Traumatic injuries aren’t the only danger at work. Silent killers in the form of chemical or biological agents in the workplace can be even more deadly. While approximately 5,000 people per year are fatally injured at work in the U.S., annual deaths from work-related diseases are estimated at 50,000. This is where industrial hygienists (IHs), the unsung heroes of workplace safety, are working to protect health and save lives.

Identifying hazards

Industrial hygiene, also known as occupational health protection, isn’t just about a clean workplace. It’s a wide-ranging field that touches every level of a business in every type of workplace setting.

“Our organization has 40-plus technical committees,” says Larry Sloan, CEO of the American Industrial Hygiene Association (AIHA), “Each one addresses a very unique and specialized occupational stressor: chemical, biological, ergonomic, air quality, radiation, excessive noise …” And recently, IHs have been dealing with the exposure to nano-materials used in new technologies like 3D printing.

“Safety is not just good business sense, but an ethical responsibility of corporations.”

Sustainable companies

When IH professionals identify and mitigate risks for employees in their workplace, they also contribute to an overarching business function. “Managing occupational health risks is a crucial part of the larger picture,” says Dr. Steven Lacey, Chair of the Department of Environmental Health Science at the Indiana University Fairbanks School of Public Health.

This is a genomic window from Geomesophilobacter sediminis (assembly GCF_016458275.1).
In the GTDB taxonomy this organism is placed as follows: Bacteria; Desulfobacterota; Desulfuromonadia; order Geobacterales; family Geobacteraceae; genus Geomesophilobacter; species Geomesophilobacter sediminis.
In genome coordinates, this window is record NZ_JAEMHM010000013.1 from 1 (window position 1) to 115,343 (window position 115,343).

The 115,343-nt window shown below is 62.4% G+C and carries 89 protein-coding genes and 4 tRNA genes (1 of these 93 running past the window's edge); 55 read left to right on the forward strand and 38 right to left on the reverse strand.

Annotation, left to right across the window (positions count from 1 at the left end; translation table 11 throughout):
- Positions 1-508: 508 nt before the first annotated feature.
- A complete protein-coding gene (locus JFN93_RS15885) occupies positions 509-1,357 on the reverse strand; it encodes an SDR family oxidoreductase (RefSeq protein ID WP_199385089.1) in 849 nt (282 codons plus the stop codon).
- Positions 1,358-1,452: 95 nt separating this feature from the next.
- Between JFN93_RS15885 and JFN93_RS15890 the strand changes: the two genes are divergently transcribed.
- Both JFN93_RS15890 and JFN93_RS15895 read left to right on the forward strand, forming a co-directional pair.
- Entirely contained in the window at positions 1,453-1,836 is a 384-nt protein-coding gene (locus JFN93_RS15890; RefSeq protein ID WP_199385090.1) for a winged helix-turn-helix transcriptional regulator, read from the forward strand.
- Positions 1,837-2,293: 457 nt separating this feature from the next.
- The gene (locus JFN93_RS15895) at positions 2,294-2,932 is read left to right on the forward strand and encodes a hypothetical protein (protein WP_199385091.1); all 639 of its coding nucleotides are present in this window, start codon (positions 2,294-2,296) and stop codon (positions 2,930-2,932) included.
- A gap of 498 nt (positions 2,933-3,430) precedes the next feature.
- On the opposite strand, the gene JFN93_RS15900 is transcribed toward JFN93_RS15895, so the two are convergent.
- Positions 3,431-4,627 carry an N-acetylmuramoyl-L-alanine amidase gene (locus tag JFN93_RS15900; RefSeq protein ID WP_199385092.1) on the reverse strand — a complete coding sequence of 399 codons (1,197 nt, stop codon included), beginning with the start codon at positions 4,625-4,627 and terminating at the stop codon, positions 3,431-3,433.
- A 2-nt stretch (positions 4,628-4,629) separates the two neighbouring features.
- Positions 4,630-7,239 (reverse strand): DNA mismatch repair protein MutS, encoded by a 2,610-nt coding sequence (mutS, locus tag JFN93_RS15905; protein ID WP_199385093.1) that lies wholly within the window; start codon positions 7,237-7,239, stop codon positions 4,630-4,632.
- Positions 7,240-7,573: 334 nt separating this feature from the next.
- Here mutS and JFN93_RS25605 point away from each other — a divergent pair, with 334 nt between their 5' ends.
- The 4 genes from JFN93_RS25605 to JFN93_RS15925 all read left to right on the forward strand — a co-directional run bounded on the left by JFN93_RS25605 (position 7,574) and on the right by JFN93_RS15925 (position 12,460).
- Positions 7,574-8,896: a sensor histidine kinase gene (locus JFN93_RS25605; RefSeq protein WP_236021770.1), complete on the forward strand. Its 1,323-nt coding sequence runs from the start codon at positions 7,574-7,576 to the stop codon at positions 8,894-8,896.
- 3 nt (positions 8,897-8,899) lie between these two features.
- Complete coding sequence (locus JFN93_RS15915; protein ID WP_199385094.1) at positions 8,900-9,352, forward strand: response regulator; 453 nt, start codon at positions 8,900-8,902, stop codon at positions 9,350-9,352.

This is why AIHA became a cofounder of the Center for Health and Safety Sustainability. “When you talk about a sustainable organization,” says Sloan, “that can’t be one that doesn’t ensure safe and healthy working conditions for employees or anyone else they come in contact with in the community.” Safety is not just good business sense, but an ethical responsibility of corporations.

The front lines of health

IHs help companies meet their ethical standards and increase workplace productivity, and because we spend so much time at work, IHs are on the front lines of defense in public health. For those looking to make a universal impact, this growing field offers a tremendous opportunity to protect the environment and save lives.

On the job

When it comes to safety, not all heroes wear capes. Day in and day out, industrial hygienists tackle the health and safety challenges facing people everywhere including:


Indoor air quality, including sick building syndrome and second-hand tobacco smoke.

Evaluating and controlling environmental lead exposure.

Emergency response planning and community right-to-know.

Potentially hazardous agents such as asbestos, pesticides and radon gas.

Cumulative trauma disorders, including repetitive stress injuries and carpal tunnel syndrome.

Radiation, including electromagnetic fields and microwaves.

Reproductive health hazards in the workplace.

Setting limits on exposure to chemical and physical agents.

Detection and control of potential occupational hazards such as noise, radiation and illumination.

Hazardous waste management.